Clinical trials seeking a vaccine to prevent COVID-19 are galloping forward around the world, and Kizzmekia Corbett and Barney Graham’s research team at the National Institute of Allergy and Infectious Diseases (NIAID) continues to lead the pack.

In a study of non-human primates published in the prestigious New England Journal of Medicine last week, the team became the first to demonstrate that their vaccine successfully stopped viral replication in both the lungs and nose. The findings were a significant advance compared to previous studies, which only showed protection in the lungs. The day after Corbett’s results were published, Johnson & Johnson published similar results for their vaccine, although the animals in the Johnson & Johnson trial were exposed to a lower amount of the virus.

“Protection in the upper airway is something that’s hard to come by, so it’s a big deal,” says Corbett ’08, M16, biological sciences and sociology, scientific lead for the Coronavirus Vaccines Team at the NIAID Vaccine Research Center. “We were very excited when we saw it.”

Next steps

The next step is a phase III human trial, which began with 30,000 participants on July 27. The participants will either receive the vaccine or a placebo, “and then they will go live their lives, and either be exposed to the coronavirus or not,” Corbett says. Over time, enough of the participants will be exposed so that researchers can measure the efficacy of the vaccine. 

Biotech company Moderna is orchestrating the human trial using data generated by Corbett’s team. Many people are laser-focused on the human trials, which are necessary to determine whether the vaccine is safe and effective at protecting people from the coronavirus that causes COVID-19. However, Corbett says, “There are still important questions we can answer with animal models.” 

For example, they can measure different immune responses, like the presence of antibodies or different kinds of immune cells, when animals receive different doses of the vaccine. They can also measure how long those responses last.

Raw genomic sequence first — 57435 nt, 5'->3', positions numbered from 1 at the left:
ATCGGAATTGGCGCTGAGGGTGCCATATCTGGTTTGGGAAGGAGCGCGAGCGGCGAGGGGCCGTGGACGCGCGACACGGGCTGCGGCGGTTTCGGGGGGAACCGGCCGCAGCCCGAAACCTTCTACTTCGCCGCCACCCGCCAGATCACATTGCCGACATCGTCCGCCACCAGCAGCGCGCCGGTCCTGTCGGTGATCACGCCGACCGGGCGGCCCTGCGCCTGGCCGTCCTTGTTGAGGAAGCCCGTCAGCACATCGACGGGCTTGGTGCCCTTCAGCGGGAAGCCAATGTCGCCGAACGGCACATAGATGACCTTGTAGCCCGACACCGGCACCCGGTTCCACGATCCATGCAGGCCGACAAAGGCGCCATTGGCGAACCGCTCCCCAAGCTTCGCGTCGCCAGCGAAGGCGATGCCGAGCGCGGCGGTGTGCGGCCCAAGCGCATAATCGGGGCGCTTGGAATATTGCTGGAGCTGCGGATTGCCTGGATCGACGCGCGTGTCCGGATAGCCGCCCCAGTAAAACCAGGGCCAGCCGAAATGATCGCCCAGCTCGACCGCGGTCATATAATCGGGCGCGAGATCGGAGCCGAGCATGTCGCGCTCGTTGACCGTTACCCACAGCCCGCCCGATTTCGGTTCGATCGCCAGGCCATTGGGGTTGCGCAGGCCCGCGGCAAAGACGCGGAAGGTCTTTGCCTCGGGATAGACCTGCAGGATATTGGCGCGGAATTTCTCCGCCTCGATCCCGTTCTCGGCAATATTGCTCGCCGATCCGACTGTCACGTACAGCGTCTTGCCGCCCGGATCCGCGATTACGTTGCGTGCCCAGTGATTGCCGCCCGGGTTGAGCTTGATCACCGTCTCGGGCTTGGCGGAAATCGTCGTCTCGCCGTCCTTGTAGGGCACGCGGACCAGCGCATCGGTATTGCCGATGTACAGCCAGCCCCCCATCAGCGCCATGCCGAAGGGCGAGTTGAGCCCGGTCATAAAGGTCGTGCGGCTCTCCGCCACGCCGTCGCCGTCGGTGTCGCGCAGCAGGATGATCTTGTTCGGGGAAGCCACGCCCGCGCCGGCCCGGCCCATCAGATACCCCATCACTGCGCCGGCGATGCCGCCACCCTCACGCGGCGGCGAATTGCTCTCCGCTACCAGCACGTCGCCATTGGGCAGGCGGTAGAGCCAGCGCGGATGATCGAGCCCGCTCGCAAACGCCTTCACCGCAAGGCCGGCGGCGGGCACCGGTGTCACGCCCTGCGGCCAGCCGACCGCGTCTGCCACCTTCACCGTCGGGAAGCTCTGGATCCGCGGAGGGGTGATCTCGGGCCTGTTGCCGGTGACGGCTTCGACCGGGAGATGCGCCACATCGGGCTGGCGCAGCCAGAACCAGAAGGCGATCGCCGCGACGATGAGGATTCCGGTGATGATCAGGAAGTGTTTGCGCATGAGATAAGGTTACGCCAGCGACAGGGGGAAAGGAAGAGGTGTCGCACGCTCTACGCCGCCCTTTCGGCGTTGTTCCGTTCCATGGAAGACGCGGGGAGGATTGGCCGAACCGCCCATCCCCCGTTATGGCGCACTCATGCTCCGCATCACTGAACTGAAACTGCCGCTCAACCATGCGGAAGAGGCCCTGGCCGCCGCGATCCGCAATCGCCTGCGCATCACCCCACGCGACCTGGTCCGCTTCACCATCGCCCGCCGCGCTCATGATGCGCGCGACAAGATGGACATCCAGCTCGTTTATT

“We were adamant about testing sub-protective doses,” Corbett says. Testing doses below the level necessary for full protection might seem counterintuitive. However, looking at the immune responses and outcomes in animals that contract the disease at different doses can provide useful information.  Scientists can look at the results to figure out which kinds of immune responses are necessary for complete protection, and how strong those responses must be. “You can’t really comprehensively understand the immunity if you don’t test wide dose ranges,” Corbett explains.

The new normal

Many of these additional studies are happening now, some in Corbett’s lab at NIAID. Although at one point it felt like their lives might go back to normal after the phase III trial began, it’s become clear to Corbett that “normal” is still a year or two away. “This work is never going to be over for us,” she says. “We’re still extremely busy, and everyone’s working extremely hard.” 

Corbett, Olubukola Abiona ’17, and team at NIH.

Between meetings to organize the team, interpreting data, writing papers and grants, working in the lab, and more, Corbett is consistently putting in 10-plus-hour days, six days a week—and having one day of rest is only a recent development. Even on a Sunday, the day we spoke, she said two or three of her teammates were working in the lab.

“There is such a necessity to see at least one vaccine through, that I would just feel like I didn’t do my part if I gave up, or burned out, or got too tired. So the necessity, the need for a vaccine now, is keeping me going.”

So much to know

Although COVID-19 is driving the rapid progress and increase in funding for this kind of research, for Corbett her work is about much more than the current pandemic. “It’s not just about mRNA 1273,” the name of the critical molecule in her team’s vaccine. “It’s about understanding what protective immunity looks like for coronaviruses,” she says. “This large, broad pipeline of vaccines for coronavirus really is going to inform future coronavirus vaccine development.”

The pandemic has created much greater visibility for her team, which includes Olubukola Abiona ’17, M25, biochemistry and molecular biology. That’s been a boon for all of their work. In addition to the global need for a vaccine, “I’m motivated by the unknown. There’s just so much to know,” Corbett says. “And now, a lot of the questions that we’ve always wanted to answer, we can.”

Corbett (third from left) with a group of fellow Meyerhoff alumni in 2017.

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Header image: Corbett with Meyerhoff alumni Akanksha Lewis ’10, M17, chemical engineering, (left) and Nnamdi Osia ’09, M17, computer engineering, (right) following Meyerhoff Scholars Program selection interviews in 2017. Photo courtesy of Keith Harmon, director, Meyerhoff Scholars Program.

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